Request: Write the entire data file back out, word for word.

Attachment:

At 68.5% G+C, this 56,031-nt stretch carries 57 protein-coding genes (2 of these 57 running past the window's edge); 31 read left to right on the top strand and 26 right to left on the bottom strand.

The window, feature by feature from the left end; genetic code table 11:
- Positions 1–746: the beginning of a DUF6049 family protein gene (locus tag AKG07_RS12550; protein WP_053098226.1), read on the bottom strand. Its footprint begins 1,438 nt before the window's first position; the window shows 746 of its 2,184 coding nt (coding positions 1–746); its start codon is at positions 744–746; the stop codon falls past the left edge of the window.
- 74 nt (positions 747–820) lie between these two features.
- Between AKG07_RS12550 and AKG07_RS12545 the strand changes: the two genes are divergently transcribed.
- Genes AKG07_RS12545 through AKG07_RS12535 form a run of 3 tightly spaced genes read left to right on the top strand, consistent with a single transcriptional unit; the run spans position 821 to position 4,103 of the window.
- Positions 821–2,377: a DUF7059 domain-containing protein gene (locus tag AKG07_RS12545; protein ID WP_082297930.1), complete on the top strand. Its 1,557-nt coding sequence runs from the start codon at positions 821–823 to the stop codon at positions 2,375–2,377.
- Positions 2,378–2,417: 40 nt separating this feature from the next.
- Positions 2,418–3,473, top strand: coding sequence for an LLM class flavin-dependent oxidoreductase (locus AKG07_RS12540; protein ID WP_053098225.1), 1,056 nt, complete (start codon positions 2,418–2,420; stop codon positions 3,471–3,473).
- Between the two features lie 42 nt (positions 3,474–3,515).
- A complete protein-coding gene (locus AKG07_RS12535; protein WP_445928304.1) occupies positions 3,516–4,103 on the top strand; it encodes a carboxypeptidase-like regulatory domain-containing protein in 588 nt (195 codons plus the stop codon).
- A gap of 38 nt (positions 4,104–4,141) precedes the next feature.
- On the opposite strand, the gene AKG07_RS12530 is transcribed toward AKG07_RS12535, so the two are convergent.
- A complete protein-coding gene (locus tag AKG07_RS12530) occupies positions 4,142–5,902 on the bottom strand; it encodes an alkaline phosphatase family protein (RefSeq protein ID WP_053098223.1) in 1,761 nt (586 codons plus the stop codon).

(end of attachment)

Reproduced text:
At 68.5% G+C, this 56,031-nt stretch carries 57 protein-coding genes (2 of these 57 running past the window's edge); 31 read left to right on the top strand and 26 right to left on the bottom strand.

The window, feature by feature from the left end; genetic code table 11:
- Positions 1–746: the beginning of a DUF6049 family protein gene (locus tag AKG07_RS12550; protein WP_053098226.1), read on the bottom strand. Its footprint begins 1,438 nt before the window's first position; the window shows 746 of its 2,184 coding nt (coding positions 1–746); its start codon is at positions 744–746; the stop codon falls past the left edge of the window.
- 74 nt (positions 747–820) lie between these two features.
- Between AKG07_RS12550 and AKG07_RS12545 the strand changes: the two genes are divergently transcribed.
- Genes AKG07_RS12545 through AKG07_RS12535 form a run of 3 tightly spaced genes read left to right on the top strand, consistent with a single transcriptional unit; the run spans position 821 to position 4,103 of the window.
- Positions 821–2,377: a DUF7059 domain-containing protein gene (locus tag AKG07_RS12545; protein ID WP_082297930.1), complete on the top strand. Its 1,557-nt coding sequence runs from the start codon at positions 821–823 to the stop codon at positions 2,375–2,377.
- Positions 2,378–2,417: 40 nt separating this feature from the next.
- Positions 2,418–3,473, top strand: coding sequence for an LLM class flavin-dependent oxidoreductase (locus AKG07_RS12540; protein ID WP_053098225.1), 1,056 nt, complete (start codon positions 2,418–2,420; stop codon positions 3,471–3,473).
- Between the two features lie 42 nt (positions 3,474–3,515).
- A complete protein-coding gene (locus AKG07_RS12535; protein WP_445928304.1) occupies positions 3,516–4,103 on the top strand; it encodes a carboxypeptidase-like regulatory domain-containing protein in 588 nt (195 codons plus the stop codon).
- A gap of 38 nt (positions 4,104–4,141) precedes the next feature.
- On the opposite strand, the gene AKG07_RS12530 is transcribed toward AKG07_RS12535, so the two are convergent.
- A complete protein-coding gene (locus tag AKG07_RS12530) occupies positions 4,142–5,902 on the bottom strand; it encodes an alkaline phosphatase family protein (RefSeq protein ID WP_053098223.1) in 1,761 nt (586 codons plus the stop codon).